Video: Dewatering the Brooklyn Battery Tunnel
Video by Mary Cochran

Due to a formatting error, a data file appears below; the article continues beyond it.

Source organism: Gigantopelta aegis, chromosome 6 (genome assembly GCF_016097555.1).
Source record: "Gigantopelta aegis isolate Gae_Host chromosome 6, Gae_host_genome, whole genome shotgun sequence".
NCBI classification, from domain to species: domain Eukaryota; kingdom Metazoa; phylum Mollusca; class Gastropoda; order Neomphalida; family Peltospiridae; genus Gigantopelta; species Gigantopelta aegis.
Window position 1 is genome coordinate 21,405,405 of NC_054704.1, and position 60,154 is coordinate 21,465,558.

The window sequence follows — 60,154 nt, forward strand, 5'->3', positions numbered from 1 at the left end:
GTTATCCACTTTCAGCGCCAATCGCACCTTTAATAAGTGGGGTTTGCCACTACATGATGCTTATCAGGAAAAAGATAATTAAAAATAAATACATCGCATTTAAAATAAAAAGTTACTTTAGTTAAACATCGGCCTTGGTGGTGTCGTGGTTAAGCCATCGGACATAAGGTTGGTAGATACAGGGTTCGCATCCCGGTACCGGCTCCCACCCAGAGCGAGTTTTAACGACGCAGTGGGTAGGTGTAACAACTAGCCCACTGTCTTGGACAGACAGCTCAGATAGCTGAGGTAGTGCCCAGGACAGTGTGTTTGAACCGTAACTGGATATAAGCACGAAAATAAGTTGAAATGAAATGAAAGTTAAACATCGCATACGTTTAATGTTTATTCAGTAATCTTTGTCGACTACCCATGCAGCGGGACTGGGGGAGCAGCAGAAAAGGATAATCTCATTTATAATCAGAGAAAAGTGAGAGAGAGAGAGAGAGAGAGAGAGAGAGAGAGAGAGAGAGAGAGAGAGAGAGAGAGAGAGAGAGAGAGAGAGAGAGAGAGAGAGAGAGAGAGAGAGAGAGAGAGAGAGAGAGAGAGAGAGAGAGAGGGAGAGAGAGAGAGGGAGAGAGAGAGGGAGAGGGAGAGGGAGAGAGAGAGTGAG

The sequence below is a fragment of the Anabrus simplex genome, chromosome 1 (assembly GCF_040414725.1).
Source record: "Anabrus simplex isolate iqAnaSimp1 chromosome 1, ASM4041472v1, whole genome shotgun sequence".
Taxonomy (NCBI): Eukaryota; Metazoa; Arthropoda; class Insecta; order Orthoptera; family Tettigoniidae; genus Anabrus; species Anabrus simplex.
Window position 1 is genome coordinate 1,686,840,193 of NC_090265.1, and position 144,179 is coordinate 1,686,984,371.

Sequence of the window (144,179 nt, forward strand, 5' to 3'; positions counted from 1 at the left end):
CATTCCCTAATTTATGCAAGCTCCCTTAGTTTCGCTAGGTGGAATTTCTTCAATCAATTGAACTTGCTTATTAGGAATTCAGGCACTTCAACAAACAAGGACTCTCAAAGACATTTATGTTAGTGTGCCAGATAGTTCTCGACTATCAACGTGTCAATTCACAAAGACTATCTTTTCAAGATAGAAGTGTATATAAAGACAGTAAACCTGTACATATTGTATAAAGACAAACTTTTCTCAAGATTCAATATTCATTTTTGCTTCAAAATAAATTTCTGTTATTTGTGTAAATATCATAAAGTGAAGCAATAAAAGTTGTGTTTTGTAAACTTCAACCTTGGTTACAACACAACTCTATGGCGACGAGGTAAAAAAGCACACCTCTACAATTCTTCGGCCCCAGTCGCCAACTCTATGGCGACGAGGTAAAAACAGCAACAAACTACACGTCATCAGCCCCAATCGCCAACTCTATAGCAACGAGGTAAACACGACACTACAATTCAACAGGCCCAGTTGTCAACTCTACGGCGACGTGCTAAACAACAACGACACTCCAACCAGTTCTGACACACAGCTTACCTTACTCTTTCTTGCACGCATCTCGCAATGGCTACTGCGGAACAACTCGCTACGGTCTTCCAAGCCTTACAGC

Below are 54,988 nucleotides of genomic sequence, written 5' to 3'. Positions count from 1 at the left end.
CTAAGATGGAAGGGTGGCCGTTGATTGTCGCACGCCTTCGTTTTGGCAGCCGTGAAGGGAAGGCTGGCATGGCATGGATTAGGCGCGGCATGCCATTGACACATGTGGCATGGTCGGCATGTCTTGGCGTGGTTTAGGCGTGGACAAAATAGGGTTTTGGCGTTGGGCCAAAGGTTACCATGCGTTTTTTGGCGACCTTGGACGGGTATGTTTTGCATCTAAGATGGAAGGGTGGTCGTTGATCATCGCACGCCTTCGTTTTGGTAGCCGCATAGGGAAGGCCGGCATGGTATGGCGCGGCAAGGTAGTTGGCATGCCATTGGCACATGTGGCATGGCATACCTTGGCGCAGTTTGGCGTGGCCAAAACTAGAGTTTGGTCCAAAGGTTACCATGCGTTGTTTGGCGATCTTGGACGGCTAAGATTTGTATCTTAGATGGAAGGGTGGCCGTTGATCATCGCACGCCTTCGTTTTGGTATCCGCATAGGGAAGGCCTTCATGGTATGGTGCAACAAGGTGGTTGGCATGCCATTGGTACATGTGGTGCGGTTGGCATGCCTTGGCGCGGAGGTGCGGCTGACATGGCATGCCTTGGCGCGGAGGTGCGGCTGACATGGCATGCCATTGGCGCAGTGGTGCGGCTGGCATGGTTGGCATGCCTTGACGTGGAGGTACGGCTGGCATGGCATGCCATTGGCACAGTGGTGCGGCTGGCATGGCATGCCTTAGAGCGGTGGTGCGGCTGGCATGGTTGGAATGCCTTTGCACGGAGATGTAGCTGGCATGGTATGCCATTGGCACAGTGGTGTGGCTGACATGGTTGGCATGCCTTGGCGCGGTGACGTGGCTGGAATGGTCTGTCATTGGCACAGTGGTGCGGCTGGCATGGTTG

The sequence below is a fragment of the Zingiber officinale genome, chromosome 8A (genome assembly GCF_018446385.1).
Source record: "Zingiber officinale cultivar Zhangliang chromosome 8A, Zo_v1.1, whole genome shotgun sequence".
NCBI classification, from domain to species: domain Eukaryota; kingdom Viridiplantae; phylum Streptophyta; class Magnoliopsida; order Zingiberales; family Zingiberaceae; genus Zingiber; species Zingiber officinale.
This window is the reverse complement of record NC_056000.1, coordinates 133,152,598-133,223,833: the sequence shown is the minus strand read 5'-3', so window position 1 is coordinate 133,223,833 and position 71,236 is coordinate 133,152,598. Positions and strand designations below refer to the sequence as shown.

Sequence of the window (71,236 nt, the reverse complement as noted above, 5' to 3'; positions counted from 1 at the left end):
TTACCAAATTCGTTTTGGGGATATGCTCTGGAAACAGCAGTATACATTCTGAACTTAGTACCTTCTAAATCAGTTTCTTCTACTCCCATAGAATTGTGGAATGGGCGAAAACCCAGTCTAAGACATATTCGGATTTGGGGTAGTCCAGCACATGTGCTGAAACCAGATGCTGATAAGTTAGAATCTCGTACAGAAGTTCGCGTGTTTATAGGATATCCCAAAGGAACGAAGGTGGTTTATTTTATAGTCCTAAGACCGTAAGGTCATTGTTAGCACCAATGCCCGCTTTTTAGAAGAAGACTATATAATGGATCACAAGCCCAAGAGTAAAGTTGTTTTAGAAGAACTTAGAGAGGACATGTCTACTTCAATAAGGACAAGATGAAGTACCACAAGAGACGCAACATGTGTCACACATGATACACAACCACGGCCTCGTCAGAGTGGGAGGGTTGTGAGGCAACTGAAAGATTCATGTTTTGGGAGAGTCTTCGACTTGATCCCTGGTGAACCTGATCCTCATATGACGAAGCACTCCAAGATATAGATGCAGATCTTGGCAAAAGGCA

BROOKLYN, New York -- A diverse partnership of government, military and private industry professionals have joined forces to remove floodwater caused by Hurricane Sandy's record-level storm surge from the Brooklyn Battery Tunnel, which connects Brooklyn with the island of Manhattan. The Federal Emergency Management Agency (FEMA) is overseeing the unified federal response. At 9,117 feet the Brooklyn Battery Tunnel is the longest continuous underwater vehicular tunnel in North America. The U.S. Army Corps of Engineers (USACE) dewatering team, based in Rock Island, Ill., is working closely with the Metropolitan Transit Authority (MTA) to get this vital transportation conduit back in service. The U.S. Coast Guard, U.S. Navy and private contractors are all contributing innovative solutions to speed the effort. Initial efforts focused on pumping water from the Brooklyn end of the tunnel and from Governors Island, where a large ventilation shaft, which exists to remove vehicle exhaust fumes, provides a unique angle from which to drain the tunnel. Working from the Brooklyn side, MTA commercial contractor Restani Construction Corp., pumped water from that side into an intermediate sump area. The U.S. Coast Guard then pumped the water from the intermediate sump to the surface at the Brooklyn tunnel entrance. As water levels have dropped, engineers have repositioned the pumping equipment and extended discharge pipes to follow the receding water level lower and lower into the tunnel approximately 150' below the surface and totaling nearly half the distance of the tunnel with discharge piping. At Governors Island, the U.S. Coast Guard brought specialized maritime dewatering technology to speed the effort. Coast Guardsmen used submersible hydraulic pumps normally used aboard ship to remove water from flooded compartments, and lowered them down the ventilation shafts to remove water from the lowest part of the tunnel. Restani also installed submersible electric pumps through the ventilation shafts. The pumps, attached to 6-inch diameter hoses, drew water the 150 foot vertical distance to the surface. On the Manhattan side, commercial contractor Donjon Marine Co., Inc., working under an existing U.S. Navy contract, began pumping at the Manhattan Cellular Structure Plaza. The cellular structure is a sump at the entrance to the tunnel designed to collect stormwater and prevent it from entering the tunnel. The first priority has been to remove water from the roadway section of the tunnel, then from ventilation sections of the same tunnel. "Everyone has done an excellent job," said USACE dewatering team engineer John Behrens. "I'm especially pleased with the work the Coast Guard has done. They came prepared to execute and have done a great job. The MTA and commercial contractors have all done a truly professional job bringing great ideas and hard work to the effort." At its peak the combined effort removed about 11,000 gallons of water from the tunnel each minute. Initial estimates were that as much as 86 million gallons of water had flooded the tunnel. The Coast Guardsmen have completed the majority of their portion of the pumping effort. "The U.S. Coast Guard National Strike Force is proud to be part of the combined effort that is working day and night to help the people of New York restore their transportation infrastructure," Coast Guard on scene commander Lt. Joel Ferguson said. Available in high definition.